This one is a dead tie. They are both silent enough to run in a bedroom. I've read a lot of people complaining about a noisy Rena, but they probably didn't assemble things tightly enough. Lots of places for air to enter the system... Mine is silent. (I wish I could say the same thing for my Orbit...) Both systems employ rubber feet to help dampen noise and vibration.
Cleanup is slightly easier on the Xp3 because of the tray handles and sponge sizes. Fluval's sponges are a bit thicker, so they take longer to flush clean. The tray dividers in the Xp3 are a nice touch. Repairs from breakage are easier to do on the Fluval, but it's also built less heavily than the Rena, so pick your poison... Both systems have a quick disconnect which includes a flow shutoff for the hose bibs, so you won't lose your siphon during cleanups. The Rena has one lever, while the Fluval uses two (one for flow, one for locking).
With a simple control on the filter housing, Fluval has the edge in this area. RENA decided to put the valve inside the tank (yes, submerged). I prefer my tanks to look natural, not mechanical... I elected to keep the flow control out of the circuit, for appearance. Kudos to Rena for allowing this option, but the currents from the unrestricted spraybar are a bit too strong for docile fish. My Giant Danios would love it, but I intend on planting this particular tank and stocking it with more laid back breeds. I'll have to add a valve to the system. I may do that with a ball valve down by the filter or I may drill out the spraybar orifices to about 1/4" instead of the 3/16" they came at...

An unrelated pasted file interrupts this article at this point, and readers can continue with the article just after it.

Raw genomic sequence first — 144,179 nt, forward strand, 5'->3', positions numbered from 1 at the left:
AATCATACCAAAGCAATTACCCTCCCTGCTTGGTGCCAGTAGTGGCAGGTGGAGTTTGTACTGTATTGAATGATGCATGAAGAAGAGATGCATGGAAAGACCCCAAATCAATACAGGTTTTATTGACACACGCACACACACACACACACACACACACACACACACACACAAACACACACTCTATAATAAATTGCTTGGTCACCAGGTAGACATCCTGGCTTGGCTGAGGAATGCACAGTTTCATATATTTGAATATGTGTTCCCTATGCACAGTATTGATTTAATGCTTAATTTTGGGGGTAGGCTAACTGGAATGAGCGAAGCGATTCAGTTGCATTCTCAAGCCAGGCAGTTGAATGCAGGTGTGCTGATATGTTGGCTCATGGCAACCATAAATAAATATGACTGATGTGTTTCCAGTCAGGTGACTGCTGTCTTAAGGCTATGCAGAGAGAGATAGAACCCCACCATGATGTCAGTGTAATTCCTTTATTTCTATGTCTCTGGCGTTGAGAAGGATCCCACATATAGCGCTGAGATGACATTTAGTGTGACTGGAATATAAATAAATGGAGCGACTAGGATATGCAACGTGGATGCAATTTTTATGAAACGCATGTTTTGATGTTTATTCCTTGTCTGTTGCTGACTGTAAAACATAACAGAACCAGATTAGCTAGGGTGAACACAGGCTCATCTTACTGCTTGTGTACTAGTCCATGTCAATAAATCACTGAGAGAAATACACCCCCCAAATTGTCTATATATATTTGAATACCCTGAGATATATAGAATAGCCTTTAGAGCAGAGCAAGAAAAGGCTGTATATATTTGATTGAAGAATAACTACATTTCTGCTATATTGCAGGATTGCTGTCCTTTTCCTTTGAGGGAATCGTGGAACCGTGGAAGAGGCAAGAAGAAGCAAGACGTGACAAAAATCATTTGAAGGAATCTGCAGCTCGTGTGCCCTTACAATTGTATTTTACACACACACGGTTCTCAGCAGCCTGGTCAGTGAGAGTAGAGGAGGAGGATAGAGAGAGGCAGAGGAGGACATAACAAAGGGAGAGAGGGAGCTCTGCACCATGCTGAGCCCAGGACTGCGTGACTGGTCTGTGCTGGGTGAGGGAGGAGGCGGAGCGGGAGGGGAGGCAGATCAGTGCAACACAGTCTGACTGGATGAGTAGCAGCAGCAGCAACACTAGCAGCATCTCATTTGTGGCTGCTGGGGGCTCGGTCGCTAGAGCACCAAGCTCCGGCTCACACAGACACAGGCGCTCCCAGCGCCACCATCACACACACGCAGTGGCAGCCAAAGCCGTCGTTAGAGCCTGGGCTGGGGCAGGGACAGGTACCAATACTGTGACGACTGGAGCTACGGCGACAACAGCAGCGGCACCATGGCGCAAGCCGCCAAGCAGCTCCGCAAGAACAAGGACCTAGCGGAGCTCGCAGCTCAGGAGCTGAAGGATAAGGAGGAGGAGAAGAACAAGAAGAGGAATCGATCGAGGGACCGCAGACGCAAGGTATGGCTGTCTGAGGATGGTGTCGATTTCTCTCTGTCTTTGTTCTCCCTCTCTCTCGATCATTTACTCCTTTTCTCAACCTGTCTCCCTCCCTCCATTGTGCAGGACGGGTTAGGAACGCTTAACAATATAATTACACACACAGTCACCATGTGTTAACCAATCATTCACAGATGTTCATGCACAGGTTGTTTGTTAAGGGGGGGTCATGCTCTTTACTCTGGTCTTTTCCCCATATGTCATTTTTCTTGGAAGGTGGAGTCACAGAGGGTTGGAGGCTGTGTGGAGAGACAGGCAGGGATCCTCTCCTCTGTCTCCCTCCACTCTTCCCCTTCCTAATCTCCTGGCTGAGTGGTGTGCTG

Since I've only been running the system two days, I can't really comment on filtration, but the structural differences between the Fluval and the Xp3 lend me a few clues on how I expect them to differ. The Xp3 has larger trays, so contact time at a given flow should be longer in the Xp3. That will improve biological and chemical filtration efficiency. The trays in the Xp3 nest together a bit tighter than in the Fluval. In addition, the top tray in the Xp3 seals against the pump housing with an o-ring and the top tray cover is MUCH more rigid in the Xp3. These things all mean lower bypass from the Xp3, which means cleaner water. Media choices for either system are practically limitless.
In my Fluval, I use the foam pre-filters and ceramic hex-tube for large particle removal. For biological, I use porous ceramic tubes. My final stage is floss for a nice polish.
In the Rena Xp3, I am using the 20 and 30 ppi foam for mechanical, 40 FilStar Bio-Chem stars (enough for 200 gallons supposedly) for biological, activated carbon, and finally the supplied polishing pad.
Both filters include the foam pads. The Rena also
includes a Carbon pad.